McCaslin (R): The state Supreme Court over-reached its function as a branch of government when it dictated to the legislature how much it needs to spend on public education. The legislature spent more on education in the last budget year than it ever did before — education presently takes up approximately $9 billion of the state budget per year to educate 1 million students. Only 59 cents per dollar actually reaches the classroom in our state, and we rank 28th money spent per student, a little over $9500 when adjusted for inflation. We need to take a hard look at where all of the $9 billion is going, and be sure it is helping students directly to do better. If there is a need for more or new revenue, we need to look at more sustainable sources for funding, so that we are not at the whim of the economy to follow what our state constitution tells us to do — fund public education. Over 30 other states in the nation have gotten control over their public lands to fund education, and they do it well.

Without additional sources of revenue, state agencies will be forced to cut funding to balance the 2015-17 budget. In your opinion, which programs and services can afford these budget reductions? On the other hand, which programs and services would you strive to protect from these cuts?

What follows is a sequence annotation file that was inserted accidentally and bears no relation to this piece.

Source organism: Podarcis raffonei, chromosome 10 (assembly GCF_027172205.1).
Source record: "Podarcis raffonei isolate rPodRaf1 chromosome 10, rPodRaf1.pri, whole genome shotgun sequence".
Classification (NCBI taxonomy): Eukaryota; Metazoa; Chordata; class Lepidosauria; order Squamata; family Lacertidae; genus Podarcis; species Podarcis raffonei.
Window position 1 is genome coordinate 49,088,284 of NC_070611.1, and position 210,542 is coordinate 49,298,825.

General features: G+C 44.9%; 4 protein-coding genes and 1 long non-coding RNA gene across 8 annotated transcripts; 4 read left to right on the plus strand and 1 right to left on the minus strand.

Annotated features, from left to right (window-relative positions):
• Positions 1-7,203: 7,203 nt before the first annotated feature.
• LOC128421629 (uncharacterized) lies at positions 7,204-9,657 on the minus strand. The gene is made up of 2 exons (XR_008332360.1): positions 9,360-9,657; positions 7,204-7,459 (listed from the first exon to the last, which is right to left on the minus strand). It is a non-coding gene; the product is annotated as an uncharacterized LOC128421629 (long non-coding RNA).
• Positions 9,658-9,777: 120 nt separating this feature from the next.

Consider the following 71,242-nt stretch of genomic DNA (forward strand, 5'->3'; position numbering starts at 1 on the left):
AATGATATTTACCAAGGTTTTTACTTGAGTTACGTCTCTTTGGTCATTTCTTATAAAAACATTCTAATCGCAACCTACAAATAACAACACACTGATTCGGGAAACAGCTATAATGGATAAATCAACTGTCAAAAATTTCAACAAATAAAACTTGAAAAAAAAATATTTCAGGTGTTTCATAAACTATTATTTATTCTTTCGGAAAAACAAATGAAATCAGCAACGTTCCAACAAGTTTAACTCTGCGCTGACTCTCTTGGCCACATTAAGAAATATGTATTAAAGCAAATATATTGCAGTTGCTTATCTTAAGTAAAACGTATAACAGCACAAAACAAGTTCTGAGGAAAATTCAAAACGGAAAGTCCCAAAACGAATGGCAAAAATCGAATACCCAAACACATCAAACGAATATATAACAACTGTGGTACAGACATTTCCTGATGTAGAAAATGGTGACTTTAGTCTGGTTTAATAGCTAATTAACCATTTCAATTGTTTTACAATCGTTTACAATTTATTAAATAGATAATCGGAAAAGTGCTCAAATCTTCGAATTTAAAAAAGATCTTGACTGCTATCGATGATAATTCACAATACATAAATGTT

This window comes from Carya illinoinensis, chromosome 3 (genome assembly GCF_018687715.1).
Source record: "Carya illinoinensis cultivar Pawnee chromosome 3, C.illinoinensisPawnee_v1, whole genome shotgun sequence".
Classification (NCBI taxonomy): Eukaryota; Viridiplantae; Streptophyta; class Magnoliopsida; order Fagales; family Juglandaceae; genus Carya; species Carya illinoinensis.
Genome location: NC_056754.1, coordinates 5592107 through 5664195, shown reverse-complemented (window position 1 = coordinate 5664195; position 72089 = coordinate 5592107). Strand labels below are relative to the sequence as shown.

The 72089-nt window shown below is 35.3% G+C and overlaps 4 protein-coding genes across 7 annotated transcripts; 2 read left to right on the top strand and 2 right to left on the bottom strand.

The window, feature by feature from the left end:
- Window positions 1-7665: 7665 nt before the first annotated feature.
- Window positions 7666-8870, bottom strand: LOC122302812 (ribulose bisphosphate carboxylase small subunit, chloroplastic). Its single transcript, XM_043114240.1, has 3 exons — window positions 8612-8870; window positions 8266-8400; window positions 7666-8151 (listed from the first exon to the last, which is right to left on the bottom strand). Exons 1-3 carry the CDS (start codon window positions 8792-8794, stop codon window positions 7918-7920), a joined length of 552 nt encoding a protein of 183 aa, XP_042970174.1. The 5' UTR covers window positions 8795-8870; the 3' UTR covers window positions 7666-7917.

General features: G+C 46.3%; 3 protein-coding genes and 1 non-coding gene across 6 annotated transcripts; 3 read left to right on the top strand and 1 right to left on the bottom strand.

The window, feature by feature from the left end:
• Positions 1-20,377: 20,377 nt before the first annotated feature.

Wilhite (R): As I have not yet had an opportunity to look at ALL the programs and services that the Legislature funds, I do not know which state agencies would require a reduction in funding nor which ones that would not require any budget cuts.

McCaslin (R): I think almost every state agency could spend less. Our state government is too big. I would start with allowing state agencies to carry over budget surpluses, so they are not forced to “spend it or lose it” at the end of every fiscal year. The state in turn saves money, and those agencies that proved they can run a tight ship should get priority in funding the following year. Under Governor Gregoire, over 6000 state employees were hired, and when there was a budget shortfall, the result was just a hiring freeze- no business could afford to operate like that.

Would you support Gov. Inslee’s proposed carbon emissions tax and/or cap-and-trade system? If not, what, if anything, should Washington do to cut greenhouse gas emissions in order meet the carbon-emissions reduction targets set by the Legislature in 2008?